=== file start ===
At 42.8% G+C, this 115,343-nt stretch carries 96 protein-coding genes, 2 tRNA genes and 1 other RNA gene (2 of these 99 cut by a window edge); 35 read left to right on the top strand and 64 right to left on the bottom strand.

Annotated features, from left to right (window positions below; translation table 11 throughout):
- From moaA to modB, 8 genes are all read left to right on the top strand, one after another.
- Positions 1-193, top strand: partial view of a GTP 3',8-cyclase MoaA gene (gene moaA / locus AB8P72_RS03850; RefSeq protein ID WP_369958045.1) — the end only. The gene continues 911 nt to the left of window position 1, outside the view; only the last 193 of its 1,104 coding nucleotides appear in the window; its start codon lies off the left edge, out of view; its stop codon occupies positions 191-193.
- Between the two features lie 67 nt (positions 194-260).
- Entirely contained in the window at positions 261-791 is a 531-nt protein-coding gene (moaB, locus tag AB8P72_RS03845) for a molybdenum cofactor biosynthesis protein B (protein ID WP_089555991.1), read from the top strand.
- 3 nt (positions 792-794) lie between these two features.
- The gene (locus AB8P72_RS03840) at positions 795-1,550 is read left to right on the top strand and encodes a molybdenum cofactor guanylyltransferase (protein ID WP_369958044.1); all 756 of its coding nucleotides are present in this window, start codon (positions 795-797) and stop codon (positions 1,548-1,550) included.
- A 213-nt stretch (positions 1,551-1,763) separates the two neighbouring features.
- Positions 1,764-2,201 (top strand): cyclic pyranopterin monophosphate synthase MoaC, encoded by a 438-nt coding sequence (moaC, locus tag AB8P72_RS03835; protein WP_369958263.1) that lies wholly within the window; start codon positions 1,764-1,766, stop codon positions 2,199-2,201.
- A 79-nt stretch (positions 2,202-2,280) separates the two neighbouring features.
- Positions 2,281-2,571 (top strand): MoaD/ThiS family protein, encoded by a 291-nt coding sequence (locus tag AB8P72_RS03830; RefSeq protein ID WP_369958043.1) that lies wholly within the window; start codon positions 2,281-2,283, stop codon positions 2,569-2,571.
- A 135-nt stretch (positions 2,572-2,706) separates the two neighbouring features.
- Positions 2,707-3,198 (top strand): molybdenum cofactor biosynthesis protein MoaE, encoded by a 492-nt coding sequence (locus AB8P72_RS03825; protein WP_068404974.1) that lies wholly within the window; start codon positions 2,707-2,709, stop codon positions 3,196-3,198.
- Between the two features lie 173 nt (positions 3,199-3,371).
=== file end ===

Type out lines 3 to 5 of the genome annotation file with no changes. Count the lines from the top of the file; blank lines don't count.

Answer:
- From moaA to modB, 8 genes are all read left to right on the top strand, one after another.
- Positions 1-193, top strand: partial view of a GTP 3',8-cyclase MoaA gene (gene moaA / locus AB8P72_RS03850; RefSeq protein ID WP_369958045.1) — the end only. The gene continues 911 nt to the left of window position 1, outside the view; only the last 193 of its 1,104 coding nucleotides appear in the window; its start codon lies off the left edge, out of view; its stop codon occupies positions 191-193.
- Between the two features lie 67 nt (positions 194-260).